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Legally Enforceable Progress Bar Linearity

Turn progress bars into something actually useful
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The progress bar has been a feature of computer software/operating systems for as long as I can remember. A typical example would be the install of a new piece of software onto your computer.

You open setup.exe, untick some bundled garbage and agree to the terms and hit "install". Now a box pops up with a progress bar in it. The bar races to 10% in the first 2 seconds and, being a human accustomed to the linearity of time you think "ah, so we're only 15-20s away from being done here, no time for tea". Then the progress bar races to 53% and you think "huh, faster than I thought, the software engineers must not have anticipated the sheer power of my mighty rig!". But then it hangs at 91% for 4 minutes and you wasted perfectly good tea-making time. In this situation, the progress bar was useless, or worse, misleading.

Modern devices are, if possible, worse still. Progress is often indicated by a circle with a rotating highlight or similar, no information is conveyed at all. This situation must be changed.

Software install times can easily be measured during testing, the various parts of install can also be timed and assigned as milestones for the progress bar. Where variation occurs is when diverse hardware has different performance characteristics. A fast CPU PC writing to slow large-capacity storage HDDs might be fast at some processes and slow at others while another machine might have very fast disk write speeds but a low-power CPU. But, PC's have some level of self-awareness. Windows 7 had scores for CPU/RAM/Graphics/Storage etc. This info is the key.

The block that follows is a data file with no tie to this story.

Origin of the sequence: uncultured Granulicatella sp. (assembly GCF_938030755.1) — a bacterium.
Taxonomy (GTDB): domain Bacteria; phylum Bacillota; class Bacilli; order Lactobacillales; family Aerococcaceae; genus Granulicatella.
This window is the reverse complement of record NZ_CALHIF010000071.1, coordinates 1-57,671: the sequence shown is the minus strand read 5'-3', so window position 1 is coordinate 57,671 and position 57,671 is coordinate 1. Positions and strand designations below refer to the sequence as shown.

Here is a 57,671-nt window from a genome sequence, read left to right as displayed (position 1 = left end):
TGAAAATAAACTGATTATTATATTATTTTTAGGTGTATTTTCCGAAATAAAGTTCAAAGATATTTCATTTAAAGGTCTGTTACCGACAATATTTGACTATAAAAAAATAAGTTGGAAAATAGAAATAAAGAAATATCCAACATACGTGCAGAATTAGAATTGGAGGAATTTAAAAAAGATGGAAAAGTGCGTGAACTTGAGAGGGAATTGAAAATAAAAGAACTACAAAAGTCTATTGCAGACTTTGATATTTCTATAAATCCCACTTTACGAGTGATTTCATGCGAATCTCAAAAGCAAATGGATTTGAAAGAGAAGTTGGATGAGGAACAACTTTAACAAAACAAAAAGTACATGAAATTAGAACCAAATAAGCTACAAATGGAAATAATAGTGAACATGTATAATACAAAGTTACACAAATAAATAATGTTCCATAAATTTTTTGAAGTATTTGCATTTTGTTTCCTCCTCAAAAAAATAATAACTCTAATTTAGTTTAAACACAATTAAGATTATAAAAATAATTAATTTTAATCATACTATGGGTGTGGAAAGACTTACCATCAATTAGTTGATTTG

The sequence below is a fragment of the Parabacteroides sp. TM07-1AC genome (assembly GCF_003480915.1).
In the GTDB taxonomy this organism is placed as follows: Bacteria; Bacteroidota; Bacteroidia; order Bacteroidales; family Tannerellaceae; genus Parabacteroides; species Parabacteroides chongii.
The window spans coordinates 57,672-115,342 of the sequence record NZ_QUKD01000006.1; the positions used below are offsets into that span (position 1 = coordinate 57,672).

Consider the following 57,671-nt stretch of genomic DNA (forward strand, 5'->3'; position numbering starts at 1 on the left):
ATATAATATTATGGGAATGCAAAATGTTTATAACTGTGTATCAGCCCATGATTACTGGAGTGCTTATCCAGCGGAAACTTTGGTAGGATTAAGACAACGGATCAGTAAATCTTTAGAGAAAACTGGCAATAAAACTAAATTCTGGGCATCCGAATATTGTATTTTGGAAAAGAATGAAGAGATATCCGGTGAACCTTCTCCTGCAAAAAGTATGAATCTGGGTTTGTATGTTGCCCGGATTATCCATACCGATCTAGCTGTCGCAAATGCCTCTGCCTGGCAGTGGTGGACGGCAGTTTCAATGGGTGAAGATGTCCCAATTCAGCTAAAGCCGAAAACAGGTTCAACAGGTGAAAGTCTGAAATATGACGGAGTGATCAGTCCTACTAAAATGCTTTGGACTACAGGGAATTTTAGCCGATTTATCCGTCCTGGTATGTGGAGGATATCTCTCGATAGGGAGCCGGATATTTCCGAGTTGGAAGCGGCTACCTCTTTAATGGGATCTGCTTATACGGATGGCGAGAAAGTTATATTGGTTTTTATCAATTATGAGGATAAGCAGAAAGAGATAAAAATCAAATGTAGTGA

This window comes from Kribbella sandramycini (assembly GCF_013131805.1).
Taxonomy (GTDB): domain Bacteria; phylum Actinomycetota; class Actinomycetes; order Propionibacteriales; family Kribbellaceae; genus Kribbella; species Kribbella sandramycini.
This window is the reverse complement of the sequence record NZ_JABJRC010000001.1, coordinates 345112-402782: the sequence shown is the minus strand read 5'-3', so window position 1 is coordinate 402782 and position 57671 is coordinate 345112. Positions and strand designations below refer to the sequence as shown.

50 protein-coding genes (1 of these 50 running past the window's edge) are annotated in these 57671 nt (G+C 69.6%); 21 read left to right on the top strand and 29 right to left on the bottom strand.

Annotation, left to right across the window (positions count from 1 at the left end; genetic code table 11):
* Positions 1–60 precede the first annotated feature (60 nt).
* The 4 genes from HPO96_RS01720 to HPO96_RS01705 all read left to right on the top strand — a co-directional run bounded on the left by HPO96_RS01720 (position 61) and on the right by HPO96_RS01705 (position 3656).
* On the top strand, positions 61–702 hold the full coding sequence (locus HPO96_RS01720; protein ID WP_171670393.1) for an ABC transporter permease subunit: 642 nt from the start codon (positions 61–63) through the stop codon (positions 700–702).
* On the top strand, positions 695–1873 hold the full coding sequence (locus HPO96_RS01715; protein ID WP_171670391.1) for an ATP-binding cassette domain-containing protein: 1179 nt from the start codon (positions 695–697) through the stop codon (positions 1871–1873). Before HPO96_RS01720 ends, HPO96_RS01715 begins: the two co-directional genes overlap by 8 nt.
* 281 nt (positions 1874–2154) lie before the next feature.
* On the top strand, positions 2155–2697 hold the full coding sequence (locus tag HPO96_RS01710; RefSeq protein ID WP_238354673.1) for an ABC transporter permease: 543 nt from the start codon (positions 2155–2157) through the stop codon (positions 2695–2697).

You separate your progress into the limiting hardware, and use the local hardware score as a modifier for the time/bar progress. Then, when install is complete, the hardware config and times for various parts of the install can be uploaded and used to inform future installs.

If the progress bar is linear and accurate, we can all go and make a nice cup of tea. If it isn't, the software company CEO is led away in chains.

bs0u0155, Jun 16 2021

https://xkcd.com/612/ somebody had to say it [a1, Jun 16 2021]

If your progress bar isn't progressing, try moving the mouse rapidly from side to side, or round and round in tiny circles Process_20interrupt..._20mouse_20dynamics
[hippo, Jun 16 2021]

Scroll lock - may be used for different purposes... https://en.wikipedia.org/wiki/Scroll_Lock
... the key is not frequently used, and some keyboards lack Scroll Lock altogether. [a1, Jun 16 2021]

[link]






       //no information is conveyed at all//   

       Not entirely true, it does at least impart the information the download has stalled & your computer is frozen if the wheel stops spinning .. which lets you switch off & restart rather than sit there like a twit for an hour or so thinking 'this is a big install'.   

       But I'm all for leading any company CEO's away in chains these days [+].
Skewed, Jun 16 2021
  

       //has stalled & your computer is frozen//   

       hmm, not really, you nearly always have to work that out by other means. I've used plenty of software that freezes during processing, then unfreezes when done, but you can work out that the rest of the computer is fine - most easily done by jabbing the "scroll lock" key to see if the light changes.